2. The Baptism of Christ – Our Own Baptism: In the Epiphany of His Baptism, Christ is manifested, revealed as the Messiah, and anointed with the Holy Ghost in His humanity as the Incarnate Son. In being baptised, the God-Man also sanctifies the water of our own Baptism into Him. Christian Baptism is our Illumination in the Eternal Son.Christ’s Baptism is, as well, the first pivotal manifestation of God as Holy Trinity: Father, Son and Holy Ghost. The Voice is that of the Father, the Son is baptised and revealed in His human nature, and the Spirit is seen as the dove descending on Christ (St Matthew 3.13-17, St Mark 1.9-12, St Matthew 28.16-20).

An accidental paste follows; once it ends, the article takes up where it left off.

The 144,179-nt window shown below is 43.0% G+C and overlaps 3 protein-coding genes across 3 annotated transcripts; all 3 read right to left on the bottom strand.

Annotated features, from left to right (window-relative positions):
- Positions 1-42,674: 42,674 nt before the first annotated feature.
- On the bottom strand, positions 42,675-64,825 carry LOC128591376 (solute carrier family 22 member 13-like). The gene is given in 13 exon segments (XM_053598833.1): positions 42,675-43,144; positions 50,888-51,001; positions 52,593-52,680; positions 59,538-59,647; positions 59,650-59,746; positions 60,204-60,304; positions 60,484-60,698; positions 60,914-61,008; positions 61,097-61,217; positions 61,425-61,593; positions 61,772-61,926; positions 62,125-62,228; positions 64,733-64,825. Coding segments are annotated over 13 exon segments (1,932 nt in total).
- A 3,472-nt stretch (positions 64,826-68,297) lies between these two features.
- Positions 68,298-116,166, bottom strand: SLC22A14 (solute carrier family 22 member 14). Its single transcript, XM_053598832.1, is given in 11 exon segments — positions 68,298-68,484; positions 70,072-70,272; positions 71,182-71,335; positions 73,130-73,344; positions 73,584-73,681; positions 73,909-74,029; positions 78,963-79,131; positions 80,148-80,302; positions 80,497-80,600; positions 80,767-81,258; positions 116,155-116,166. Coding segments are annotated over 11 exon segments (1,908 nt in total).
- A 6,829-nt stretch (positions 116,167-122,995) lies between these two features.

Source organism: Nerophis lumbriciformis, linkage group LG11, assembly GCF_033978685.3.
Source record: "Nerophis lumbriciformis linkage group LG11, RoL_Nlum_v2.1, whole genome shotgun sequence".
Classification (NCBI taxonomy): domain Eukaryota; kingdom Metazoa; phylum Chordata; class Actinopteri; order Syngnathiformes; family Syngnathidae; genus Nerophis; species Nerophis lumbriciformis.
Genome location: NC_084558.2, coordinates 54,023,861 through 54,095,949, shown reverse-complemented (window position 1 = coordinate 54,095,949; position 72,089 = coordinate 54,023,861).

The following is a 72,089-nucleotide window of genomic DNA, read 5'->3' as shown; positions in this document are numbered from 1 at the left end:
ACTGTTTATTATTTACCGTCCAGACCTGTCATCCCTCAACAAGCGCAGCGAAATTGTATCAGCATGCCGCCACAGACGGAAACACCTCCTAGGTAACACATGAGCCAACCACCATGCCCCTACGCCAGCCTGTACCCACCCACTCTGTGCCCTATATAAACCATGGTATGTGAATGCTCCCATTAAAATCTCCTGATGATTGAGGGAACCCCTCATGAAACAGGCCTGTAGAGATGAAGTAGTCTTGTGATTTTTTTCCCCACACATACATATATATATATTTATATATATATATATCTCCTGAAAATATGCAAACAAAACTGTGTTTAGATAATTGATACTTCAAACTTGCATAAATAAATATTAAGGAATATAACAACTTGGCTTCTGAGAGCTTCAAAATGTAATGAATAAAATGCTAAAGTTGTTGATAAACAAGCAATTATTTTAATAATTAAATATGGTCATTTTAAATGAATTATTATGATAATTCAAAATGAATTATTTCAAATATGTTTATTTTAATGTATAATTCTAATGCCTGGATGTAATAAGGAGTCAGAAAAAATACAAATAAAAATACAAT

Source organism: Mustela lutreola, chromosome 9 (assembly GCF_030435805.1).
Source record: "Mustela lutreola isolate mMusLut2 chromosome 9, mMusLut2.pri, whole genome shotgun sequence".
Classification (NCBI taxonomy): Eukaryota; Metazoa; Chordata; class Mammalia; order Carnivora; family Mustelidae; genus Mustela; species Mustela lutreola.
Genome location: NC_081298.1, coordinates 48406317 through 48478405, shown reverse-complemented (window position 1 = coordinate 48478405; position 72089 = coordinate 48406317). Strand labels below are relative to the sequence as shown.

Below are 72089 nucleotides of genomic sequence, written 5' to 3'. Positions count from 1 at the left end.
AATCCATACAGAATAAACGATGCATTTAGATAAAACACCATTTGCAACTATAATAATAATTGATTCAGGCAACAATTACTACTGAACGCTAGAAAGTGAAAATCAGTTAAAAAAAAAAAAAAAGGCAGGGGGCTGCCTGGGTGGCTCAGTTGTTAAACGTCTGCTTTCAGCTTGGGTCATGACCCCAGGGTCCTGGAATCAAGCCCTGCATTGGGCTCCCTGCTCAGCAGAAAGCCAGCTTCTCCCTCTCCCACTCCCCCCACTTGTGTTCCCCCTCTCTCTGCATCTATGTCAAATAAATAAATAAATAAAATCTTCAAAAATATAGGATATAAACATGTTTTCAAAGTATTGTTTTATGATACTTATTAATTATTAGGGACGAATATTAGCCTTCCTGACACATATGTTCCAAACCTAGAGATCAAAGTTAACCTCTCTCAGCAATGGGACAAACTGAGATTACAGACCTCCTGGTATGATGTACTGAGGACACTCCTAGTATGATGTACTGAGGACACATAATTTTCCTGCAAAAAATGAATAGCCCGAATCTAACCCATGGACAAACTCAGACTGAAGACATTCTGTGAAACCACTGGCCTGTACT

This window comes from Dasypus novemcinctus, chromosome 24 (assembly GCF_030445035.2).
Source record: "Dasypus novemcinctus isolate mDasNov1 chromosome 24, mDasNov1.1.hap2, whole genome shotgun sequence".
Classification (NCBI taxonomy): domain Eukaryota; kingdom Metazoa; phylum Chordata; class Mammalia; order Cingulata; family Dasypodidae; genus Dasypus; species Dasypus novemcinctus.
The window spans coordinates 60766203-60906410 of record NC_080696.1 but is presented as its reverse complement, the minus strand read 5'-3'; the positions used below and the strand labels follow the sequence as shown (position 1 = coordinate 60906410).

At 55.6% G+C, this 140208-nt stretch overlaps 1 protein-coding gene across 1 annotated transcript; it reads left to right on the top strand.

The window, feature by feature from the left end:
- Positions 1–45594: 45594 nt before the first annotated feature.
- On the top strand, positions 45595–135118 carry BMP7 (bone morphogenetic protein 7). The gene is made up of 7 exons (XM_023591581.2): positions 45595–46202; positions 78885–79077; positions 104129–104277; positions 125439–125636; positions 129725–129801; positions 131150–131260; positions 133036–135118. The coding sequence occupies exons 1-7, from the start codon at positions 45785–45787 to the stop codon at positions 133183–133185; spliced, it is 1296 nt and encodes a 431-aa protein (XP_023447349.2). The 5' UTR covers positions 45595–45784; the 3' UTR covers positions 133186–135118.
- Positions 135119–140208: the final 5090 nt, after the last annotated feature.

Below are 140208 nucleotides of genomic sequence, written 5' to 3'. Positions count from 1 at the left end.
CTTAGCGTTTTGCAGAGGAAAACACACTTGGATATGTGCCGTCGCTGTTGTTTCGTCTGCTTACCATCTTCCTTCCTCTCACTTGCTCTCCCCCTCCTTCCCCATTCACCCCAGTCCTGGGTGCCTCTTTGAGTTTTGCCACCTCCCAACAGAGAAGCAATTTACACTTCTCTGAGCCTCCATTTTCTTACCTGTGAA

3. Cana of Galilee – the Eucharistic Sign: The Epiphany of Our Lord’s first miracle is recorded in Saint John’s Gospel (St John 2.1-11). Christ turns water into wine, which miracle or sign is an icon, image, of the august marvel and sacramental Sign of the Holy Eucharist, wherein Christ continually transforms bread and wine into His most precious Body and Blood. The Real Objective Presence of Christ in the Eucharist is an everlasting Epiphany, one which enlightens and nourishes us and makes us One Body and Blood with Him. ‘This beginning of miracles did Jesus in Cana of Galilee, and manifested forth his glory; and his disciples believed on him.